Autumn has certainly arrived and with it some heavy October rainfall. The forest is soaking up the moisture, the paths are strewn with leaves, and there are some great colours in the forest. The Blenkinsop Valley is also putting on quite a show. A bird watcher pointed out some Juncos, which I had heard but couldn’t identify. They sound like two stones being tapped together. I am finding it a little distracting now walking and thinking about what I will write, and taking pictures. I can see this post will become less frequent. The experience of being in the mountain taking precedence.
The hike and the forest take on a different feel when you are showing the trails to someone who has never been on them. The hike turns into a exercise and an explanation. You become the window for what they see and you are not able to lose yourself in your own ramble. I don’t do this very often, but I like to introduce the forest trails to those who have only ever walked the road to the top. My friend noted a picnic spot, made comparisons to her ancestral home, and wants to find “little” Mt. Doug.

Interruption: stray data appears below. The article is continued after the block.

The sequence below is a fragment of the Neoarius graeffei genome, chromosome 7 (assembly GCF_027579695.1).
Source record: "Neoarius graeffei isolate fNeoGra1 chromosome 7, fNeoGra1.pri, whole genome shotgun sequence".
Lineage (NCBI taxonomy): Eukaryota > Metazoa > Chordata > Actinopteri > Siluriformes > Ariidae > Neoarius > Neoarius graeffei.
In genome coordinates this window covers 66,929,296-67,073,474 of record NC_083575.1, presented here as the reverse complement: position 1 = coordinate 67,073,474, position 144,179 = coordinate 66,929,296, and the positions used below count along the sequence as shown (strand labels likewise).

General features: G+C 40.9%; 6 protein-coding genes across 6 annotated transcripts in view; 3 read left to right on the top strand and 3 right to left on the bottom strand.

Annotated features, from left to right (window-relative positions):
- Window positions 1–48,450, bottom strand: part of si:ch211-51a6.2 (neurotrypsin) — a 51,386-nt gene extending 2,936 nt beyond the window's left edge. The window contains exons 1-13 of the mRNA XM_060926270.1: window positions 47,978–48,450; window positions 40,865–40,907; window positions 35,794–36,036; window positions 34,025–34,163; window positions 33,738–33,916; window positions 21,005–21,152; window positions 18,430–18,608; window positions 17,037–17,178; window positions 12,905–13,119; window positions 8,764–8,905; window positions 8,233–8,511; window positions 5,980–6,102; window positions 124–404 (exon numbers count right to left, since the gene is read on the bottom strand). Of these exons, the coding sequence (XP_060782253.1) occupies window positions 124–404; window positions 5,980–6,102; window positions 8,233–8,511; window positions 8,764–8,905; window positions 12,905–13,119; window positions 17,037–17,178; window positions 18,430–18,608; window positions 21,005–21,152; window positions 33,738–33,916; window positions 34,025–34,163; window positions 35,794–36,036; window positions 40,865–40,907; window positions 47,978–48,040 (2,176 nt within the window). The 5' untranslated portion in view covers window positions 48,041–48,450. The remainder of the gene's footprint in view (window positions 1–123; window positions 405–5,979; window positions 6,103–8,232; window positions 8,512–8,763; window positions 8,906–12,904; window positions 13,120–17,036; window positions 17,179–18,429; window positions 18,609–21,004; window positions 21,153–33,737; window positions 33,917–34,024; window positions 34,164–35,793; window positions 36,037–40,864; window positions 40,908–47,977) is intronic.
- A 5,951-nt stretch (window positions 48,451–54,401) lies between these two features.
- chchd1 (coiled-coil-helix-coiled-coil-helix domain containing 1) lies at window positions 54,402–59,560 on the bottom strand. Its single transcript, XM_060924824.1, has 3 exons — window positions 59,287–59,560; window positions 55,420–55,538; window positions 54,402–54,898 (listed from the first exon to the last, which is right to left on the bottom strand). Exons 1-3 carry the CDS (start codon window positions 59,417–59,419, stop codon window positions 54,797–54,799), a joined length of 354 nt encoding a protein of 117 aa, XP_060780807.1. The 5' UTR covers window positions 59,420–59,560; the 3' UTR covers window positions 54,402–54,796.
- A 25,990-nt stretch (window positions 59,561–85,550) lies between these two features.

Lovely Sunday afternoon to catch up on a trail I haven’t been on in a while. Too many cars, I counted 45, before I could cross over at Mt. Doug Park into the forest. I had to hike up the north end of Irvine and get up high before the cars were a distant hum. Two walking-stick enthusiasts stopped for a rest at a bench that sits along the road, and when I crossed over to the south side of Irvine, I noticed another bench I had forgotten about. Quiet resting places. The south side of Irvine is quite a steep going down, and I realized it is time to get back into hiking boots and out of runners. Coming down I thought about the foot prints I was leaving behind. A way to mark my place in the woods.
Quiet day in the forest today. After yesterday’s rain, there was a stillness in the air. The rain washed dirt and pine needles down hill in bands of ribbon-like patterns. The ground was damp enough to allow for a grip to your footing. 360 clear visibility at the top of little Mt. Doug. Madrona farm still has quite a few cabbages and cauliflower to harvest. Headed out in just a t-shirt and managed to stay decently warm. Dog to human ratio 2:1.